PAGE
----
Internal probe finds ACI sex offenders did not access computers

CRANSTON, R.I. (WPRI) — A Rhode Island Department of Corrections internal investigation has determined sex offenders did not gain access to computers through an ACI treatment program, but the long time administrator of the program has terminated his contract.

Peter Loss and his company ACSW, Inc. had run the sex offender treatment program for 18 years, with the most recent contract that runs through June paying $105,000 a year according to documents provided to Target 12. RIDOC spokesperson Susan Lamkins said the investigation started in late February after information surfaced that Loss “may have allowed inmates access to computers.”

‘”The investigation has been completed and it was determined that no inmates had access to the internet,” Lamkins said. “Peter Loss has terminated his contract with the Department. The contract gave either party the opportunity to end the agreement. It was his decision.”

Lamkins said the decision leaves the ACI without the medium security treatment program, which serves 86 sex offenders at a time. Lamkins said RIDOC will be putting out “a Request for Procurement to find another provider of sex offender treatment.”

“That (program) is important to us,” Lamkins said. “We want the process to be rapid to find a replacement.”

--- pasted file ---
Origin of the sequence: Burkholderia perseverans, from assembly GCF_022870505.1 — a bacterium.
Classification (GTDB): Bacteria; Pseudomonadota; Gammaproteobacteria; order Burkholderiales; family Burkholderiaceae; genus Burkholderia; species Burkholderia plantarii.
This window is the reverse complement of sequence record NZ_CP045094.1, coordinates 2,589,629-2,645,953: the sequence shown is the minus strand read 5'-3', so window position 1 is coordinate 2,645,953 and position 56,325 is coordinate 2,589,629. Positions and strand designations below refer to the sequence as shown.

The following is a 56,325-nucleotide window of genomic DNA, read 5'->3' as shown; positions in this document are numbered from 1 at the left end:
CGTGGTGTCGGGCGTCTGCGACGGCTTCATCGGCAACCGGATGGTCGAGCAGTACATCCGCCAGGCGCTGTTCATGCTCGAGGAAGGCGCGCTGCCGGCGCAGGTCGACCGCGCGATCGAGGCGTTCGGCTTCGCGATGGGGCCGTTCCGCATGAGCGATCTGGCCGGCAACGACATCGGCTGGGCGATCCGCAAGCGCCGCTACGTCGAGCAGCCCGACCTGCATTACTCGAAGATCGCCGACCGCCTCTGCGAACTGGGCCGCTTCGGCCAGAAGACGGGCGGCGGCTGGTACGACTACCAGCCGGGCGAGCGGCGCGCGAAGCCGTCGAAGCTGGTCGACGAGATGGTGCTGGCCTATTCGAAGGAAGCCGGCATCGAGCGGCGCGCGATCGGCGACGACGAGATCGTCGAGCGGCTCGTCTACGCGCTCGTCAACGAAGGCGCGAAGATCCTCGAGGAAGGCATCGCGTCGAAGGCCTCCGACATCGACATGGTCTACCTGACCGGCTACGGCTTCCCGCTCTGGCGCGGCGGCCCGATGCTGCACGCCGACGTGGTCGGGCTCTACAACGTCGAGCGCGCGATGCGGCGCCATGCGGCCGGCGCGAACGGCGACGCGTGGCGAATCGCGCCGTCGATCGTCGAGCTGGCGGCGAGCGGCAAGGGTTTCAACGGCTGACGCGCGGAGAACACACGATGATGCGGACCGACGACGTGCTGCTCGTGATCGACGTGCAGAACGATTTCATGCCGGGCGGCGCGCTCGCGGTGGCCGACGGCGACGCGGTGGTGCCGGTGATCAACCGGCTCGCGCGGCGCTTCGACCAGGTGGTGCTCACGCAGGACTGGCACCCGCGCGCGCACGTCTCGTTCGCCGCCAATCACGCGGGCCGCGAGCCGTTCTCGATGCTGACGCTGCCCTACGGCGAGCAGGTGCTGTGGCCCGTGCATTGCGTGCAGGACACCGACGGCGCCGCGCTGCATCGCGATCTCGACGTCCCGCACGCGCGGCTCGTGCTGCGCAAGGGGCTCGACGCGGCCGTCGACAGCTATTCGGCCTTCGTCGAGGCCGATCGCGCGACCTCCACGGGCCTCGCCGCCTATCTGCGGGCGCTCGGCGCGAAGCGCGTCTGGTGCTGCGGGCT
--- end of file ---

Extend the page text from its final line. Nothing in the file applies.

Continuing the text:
Read the initial Target 12 report from February >>
Read the initial Target 12 report from February »

Lamkins said the initial concern was that sex offenders had been given access to an employees-only room in medium security that has about four computers in it. “We did investigate the matter and the allegation was unfounded,” Lamkins said.

State Police Superintendent Colonel Steven O’Donnell had confirmed that two state troopers, who are stationed at the prison, removed the computers in February as part of the investigation. He said the hard drives would be analyzed to uncover whether or not any data was sent out, or received.

The RIDOC website had stated that Loss was “well respected by the Institutions and Operations staffs who know how strongly he holds individuals accountable for their behaviors.”

According to the contract Loss singed, the program was supposed to offer several services, including sex offender treatment, written evaluations for the Parole Board and in-service training for correctional officers. As part of the pact, Loss was also required to write risk assessments for each participant. Loss was unavailable for comment.

Send tips to Target 12 Investigator Walt Buteau at and follow him on Twitter @wbuteau

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